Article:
PHUKET: ‘Tis the season, here on the sunny island of Phuket yet again. I’m not quite sure exactly when the vanishing point starts to loom over life’s passage.
Could it be 40? That’s well and truly passed like the aftertaste of one of those deadly tequila shooters that often ends a long night of social drinking. You can always recall those under the file named “bad ideas”.
Or do things start to ramp up once you pass that other, mid-century milestone? Been there, done that. My mind drifts off a bit, not unlike one of those summers spent on a water colored palatial lake, with wooden sailboats gently revolving to destinations unknown. Blown along by fuzzy velveteen winds.
Suddenly my mind is about to burst, crying out “get me out of here”. This was never my life.
My own journey bears a resemblance to an episode of the Simpsons, blending in some
chaotic trauma-induced swerves, dives, climbs and ultimately ending up on a non-English language channel’s travel and lifestyle programing.
It’s all “lost in translation” and even subtitles can’t explain the inexplicable.
Growing up in a suburban California neighborhood, my wanderlust came hard and young. Money or not, my parents always travelled from as early as I can remember. Be it station wagon, or one of those amazing flying machines, which are larger than life when you stare at them with a child’s eyes.
Leaving home in my teens with a bad attitude, no money and a fatal sense of adventure, which took many a wrong turn, the one thing I could always count on was that out there, far away, was a home.
More importantly, were my parents who never quite understood what it was that drove me away, but always welcomed me back with unquestioning love.
Whenever you pair up people, there tends to be a brew of personalities and emotions. Good, bad, ugly and seemingly fragile. Yet they stayed together for longer than I have walked the Earth to this day.
My father still remains an unanswered question in so many ways. And my mom, who had the heart of a lion and spirit of a Scotsman, was just too hard not to end up in a bitter conflict. Not weekly or daily. I’m talking hourly.
My moves kept multiplying in distance, from the metropolitan city of Hollywood nearby, to the mountains of Reno, wilds of Wyoming, Alaskan wilderness and on to Hawaii.
A mounting number of Christmases were missed in rapid succession, though phone calls were made and cards exchanged. We were just a small family and my sister’s path kept her close to home, never venturing far. She, to this day, deserves more credit for the vast amount of worry and strife I caused all.
Some 28 years ago I decided that the world wasn’t flat, and Hawaii wasn’t exotic enough – I needed more. First into the Pacific Islands and onto Asia. I’ve lived in more countries than I care to remember, though the last 11 years have been spent in Phuket. Finally a lifeless ordinary found a second home.
It’s been ten years since I made a trip home with my new wife for Christmas with my parents and my sister’s family. That trip gave me my last living memory of my father who passed away less than a month later. A cold December evening, with a decided chill for California, together with a quick hug and mumbled words still linger in my mind’s eye.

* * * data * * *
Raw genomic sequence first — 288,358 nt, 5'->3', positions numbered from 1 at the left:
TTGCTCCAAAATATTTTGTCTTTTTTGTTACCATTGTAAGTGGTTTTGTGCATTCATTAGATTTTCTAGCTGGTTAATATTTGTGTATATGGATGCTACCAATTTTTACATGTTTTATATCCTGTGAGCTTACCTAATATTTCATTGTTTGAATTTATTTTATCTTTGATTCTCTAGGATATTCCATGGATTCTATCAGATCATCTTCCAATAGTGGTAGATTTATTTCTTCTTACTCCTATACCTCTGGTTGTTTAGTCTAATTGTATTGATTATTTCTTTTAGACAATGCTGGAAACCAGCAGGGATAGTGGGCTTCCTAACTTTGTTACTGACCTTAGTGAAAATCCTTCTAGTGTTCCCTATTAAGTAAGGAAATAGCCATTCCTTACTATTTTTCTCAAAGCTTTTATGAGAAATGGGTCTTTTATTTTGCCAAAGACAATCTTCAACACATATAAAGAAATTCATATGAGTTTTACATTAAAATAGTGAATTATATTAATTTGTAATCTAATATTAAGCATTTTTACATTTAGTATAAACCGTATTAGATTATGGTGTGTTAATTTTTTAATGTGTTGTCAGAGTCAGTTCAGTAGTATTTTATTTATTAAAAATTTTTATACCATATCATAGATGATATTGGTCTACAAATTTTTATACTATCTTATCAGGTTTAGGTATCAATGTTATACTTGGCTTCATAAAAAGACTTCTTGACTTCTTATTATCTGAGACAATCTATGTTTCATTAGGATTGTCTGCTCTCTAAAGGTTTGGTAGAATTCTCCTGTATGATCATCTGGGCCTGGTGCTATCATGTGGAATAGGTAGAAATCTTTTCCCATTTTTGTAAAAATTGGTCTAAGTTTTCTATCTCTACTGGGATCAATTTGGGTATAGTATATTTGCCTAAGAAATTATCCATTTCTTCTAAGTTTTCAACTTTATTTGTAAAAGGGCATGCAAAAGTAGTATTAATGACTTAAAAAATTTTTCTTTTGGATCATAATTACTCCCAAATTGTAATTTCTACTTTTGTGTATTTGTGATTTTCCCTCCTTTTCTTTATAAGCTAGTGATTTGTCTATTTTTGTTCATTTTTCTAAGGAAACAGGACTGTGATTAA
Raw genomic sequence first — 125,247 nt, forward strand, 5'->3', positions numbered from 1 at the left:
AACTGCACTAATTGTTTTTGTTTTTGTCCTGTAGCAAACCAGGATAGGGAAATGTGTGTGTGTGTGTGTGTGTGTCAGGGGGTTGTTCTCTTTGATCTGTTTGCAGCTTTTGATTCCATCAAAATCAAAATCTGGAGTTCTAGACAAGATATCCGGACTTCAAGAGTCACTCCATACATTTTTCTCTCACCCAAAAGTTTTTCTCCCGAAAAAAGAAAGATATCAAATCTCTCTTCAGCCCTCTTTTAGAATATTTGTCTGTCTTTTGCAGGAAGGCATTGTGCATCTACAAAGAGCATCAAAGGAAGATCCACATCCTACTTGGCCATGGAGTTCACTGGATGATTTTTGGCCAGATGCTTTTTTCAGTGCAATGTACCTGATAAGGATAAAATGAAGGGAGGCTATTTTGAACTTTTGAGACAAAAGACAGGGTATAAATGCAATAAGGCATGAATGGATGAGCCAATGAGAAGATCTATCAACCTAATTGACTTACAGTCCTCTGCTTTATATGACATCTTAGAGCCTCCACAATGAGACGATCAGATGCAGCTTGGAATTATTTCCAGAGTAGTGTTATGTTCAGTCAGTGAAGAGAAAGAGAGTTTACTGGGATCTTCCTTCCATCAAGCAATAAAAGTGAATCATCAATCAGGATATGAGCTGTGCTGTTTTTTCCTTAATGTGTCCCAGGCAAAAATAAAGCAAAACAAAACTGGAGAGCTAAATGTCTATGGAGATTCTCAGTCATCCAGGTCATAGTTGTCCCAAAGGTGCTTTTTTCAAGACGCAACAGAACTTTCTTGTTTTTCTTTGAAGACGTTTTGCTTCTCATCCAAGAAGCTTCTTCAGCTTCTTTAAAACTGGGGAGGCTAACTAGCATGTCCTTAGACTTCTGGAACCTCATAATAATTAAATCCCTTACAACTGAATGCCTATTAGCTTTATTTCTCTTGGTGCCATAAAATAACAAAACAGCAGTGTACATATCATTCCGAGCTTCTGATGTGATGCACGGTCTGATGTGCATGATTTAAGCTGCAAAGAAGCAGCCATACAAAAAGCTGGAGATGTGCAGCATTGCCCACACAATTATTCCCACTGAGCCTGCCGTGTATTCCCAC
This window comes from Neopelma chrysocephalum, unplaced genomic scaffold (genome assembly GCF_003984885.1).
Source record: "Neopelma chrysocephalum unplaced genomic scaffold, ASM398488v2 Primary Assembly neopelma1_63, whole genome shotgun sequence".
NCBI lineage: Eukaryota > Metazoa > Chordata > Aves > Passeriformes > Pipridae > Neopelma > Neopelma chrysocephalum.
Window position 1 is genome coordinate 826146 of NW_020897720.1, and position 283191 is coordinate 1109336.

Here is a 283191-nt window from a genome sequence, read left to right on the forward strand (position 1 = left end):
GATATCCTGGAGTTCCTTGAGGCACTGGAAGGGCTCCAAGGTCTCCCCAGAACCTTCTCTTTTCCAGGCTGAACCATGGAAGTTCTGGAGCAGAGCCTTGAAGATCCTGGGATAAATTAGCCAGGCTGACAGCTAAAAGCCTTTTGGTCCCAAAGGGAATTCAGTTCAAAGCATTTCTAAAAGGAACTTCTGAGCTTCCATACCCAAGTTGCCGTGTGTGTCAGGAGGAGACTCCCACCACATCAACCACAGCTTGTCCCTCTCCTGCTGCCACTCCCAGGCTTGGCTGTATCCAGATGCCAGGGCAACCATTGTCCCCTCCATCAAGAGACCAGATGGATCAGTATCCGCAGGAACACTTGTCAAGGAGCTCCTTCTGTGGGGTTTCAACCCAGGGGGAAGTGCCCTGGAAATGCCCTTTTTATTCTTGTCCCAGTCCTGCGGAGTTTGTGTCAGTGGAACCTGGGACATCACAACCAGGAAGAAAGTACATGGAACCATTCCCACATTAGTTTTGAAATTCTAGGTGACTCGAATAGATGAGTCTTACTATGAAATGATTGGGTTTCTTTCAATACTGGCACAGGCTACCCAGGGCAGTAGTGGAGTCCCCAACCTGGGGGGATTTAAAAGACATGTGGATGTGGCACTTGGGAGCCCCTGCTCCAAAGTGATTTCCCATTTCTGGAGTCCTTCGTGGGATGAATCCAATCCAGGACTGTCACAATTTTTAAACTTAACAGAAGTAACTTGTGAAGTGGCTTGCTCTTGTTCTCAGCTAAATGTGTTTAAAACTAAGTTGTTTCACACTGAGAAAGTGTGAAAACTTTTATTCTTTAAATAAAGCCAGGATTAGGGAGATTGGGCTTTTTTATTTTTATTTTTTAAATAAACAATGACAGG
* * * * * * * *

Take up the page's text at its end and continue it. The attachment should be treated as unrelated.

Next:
What was never said, now never will be. After the event my sister and I were talking over old times and she mentioned how every year, when the family would gather, my dad would always wrap some presents and say perhaps this year I just might be home for the holidays.
Life remains as cruel as it is kind. Less than three short years passed and I found myself sitting with my mother in her doctor’s office as he mournfully gave her the final ultimatum – wrap up your affairs; you have six months left at most.
Somehow in those dark hours, I was lucky enough to pay it down, if only a fraction, a
minuscule, a few grains of times’ own sand. Crossing the Pacific Ocean from Phuket to Los Angeles came fast and furious, as time doesn’t stand still. No matter how much you wish it to be, or pray to whatever spirit is at work in the universe.
That clock on the wall just started ticking slower and slower despite four trips across the ocean and this time there were the moments to say what needed to be said. Not big life-changing thoughts, or one absolutely defining moment. We strung together a chain of our shared lifetime of small remembrances, sharing meals and time outdoors in the sun just talking.
On a Friday in late afternoon, two days before Christmas, I was outside riding my bike. My sister and wife were at the house and a nurse was on call as we’d chosen to let my mother die in her own home. A strange feeling came over me as I cut the trip short, and headed back quickly. While night was close to falling we stood with our mother holding her hands as she passed on to a better place.
A few weeks later, I was sleeping in the bed where I had dreamt those wild adventures as a boy for the very last time. There was no going back, the emotional slipstream was almost too much to take. This part of the passage would end the next day, and there was no longer a home left to come to, ever again.
Reflecting on the past, present and future with my own house, wife and two children in Phuket, I’m struck by just how many of us here have travelled through life’s circle. Through the joys, sorrows, misadventures and even the everyday to this island place that so many of us call home for the holidays.
Bill Barnett is Managing Director of C9 Hotelworks and can be contacted through C9hotelworks.com.
— Bill Barnett